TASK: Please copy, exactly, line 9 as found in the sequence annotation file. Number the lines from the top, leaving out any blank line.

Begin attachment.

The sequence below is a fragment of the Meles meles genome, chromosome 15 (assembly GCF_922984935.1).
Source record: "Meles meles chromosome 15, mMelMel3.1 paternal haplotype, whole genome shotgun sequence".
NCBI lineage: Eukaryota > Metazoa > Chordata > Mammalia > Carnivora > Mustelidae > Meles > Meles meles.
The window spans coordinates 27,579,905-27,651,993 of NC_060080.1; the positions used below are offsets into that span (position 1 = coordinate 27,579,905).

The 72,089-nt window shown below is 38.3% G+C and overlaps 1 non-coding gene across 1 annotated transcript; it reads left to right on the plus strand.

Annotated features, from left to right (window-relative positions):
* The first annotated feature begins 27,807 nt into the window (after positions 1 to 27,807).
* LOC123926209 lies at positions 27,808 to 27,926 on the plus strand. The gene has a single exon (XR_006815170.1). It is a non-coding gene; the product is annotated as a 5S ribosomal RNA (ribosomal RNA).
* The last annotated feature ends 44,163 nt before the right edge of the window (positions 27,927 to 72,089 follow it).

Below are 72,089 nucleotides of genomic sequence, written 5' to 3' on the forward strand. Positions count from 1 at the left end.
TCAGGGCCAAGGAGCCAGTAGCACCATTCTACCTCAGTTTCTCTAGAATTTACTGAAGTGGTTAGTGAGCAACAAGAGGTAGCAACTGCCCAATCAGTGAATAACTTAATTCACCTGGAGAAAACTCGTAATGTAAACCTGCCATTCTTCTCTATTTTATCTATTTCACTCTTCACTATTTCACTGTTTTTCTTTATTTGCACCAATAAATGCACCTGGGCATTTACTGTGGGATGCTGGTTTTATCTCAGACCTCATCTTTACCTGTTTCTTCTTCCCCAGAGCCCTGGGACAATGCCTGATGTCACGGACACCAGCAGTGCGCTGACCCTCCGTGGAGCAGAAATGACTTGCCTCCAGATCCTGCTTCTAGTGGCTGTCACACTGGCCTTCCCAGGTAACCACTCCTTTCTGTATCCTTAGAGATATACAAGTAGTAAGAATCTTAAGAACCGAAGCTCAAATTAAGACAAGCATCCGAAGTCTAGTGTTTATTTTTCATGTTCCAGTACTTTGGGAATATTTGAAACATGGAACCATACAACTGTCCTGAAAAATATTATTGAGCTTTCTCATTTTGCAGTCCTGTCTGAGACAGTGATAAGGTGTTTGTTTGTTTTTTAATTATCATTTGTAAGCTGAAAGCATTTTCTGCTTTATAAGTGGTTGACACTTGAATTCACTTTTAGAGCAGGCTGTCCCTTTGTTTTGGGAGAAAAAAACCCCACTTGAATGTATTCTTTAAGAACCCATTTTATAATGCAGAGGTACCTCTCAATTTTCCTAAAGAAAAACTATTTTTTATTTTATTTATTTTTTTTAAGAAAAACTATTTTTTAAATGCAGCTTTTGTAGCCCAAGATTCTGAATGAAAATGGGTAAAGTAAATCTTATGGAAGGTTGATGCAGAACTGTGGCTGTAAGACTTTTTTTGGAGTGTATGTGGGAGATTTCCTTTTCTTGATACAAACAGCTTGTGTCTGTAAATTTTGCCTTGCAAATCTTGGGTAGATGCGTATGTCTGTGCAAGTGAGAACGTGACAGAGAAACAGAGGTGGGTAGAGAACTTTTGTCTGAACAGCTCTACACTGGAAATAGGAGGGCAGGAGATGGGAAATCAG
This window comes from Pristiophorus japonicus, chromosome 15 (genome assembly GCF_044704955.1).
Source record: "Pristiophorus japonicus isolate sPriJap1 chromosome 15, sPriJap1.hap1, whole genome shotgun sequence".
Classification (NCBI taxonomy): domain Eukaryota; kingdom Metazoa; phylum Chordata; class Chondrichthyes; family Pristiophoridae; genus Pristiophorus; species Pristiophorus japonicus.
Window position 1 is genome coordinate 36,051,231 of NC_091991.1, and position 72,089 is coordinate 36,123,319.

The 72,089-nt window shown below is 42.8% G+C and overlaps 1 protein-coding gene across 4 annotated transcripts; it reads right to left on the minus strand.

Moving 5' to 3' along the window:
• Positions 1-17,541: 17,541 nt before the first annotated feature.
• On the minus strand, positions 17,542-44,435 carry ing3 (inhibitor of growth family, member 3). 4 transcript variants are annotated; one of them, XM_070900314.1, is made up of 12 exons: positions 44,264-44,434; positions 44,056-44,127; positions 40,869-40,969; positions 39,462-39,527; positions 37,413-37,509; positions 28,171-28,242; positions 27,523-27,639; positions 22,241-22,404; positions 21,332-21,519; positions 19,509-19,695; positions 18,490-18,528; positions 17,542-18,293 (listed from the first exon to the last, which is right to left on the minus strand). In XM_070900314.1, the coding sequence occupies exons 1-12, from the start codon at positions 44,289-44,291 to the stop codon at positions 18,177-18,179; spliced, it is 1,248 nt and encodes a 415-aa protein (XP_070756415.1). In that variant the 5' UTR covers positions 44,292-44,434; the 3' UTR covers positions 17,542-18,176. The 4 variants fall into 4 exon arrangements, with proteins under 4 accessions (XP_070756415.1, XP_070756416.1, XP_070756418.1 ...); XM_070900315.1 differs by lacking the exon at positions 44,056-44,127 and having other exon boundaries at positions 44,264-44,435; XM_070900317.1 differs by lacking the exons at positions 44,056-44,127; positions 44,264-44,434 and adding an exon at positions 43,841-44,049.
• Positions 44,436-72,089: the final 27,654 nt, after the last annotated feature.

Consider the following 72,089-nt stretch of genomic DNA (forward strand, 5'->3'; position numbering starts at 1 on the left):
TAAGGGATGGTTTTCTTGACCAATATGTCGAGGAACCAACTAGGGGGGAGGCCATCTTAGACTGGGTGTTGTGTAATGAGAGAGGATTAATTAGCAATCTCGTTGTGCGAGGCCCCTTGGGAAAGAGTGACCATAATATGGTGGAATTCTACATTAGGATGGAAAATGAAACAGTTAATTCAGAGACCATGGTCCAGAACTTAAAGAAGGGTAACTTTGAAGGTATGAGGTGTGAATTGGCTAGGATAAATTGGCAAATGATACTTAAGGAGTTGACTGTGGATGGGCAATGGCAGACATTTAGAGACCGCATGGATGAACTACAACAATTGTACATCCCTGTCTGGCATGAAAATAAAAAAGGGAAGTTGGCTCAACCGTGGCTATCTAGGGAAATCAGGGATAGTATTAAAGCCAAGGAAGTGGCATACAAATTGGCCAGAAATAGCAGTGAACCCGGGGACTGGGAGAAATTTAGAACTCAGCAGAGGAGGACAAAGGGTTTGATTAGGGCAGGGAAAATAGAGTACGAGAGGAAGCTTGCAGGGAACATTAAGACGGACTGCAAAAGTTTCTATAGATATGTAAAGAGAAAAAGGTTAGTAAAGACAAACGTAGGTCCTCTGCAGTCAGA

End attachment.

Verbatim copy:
* The last annotated feature ends 44,163 nt before the right edge of the window (positions 27,927 to 72,089 follow it).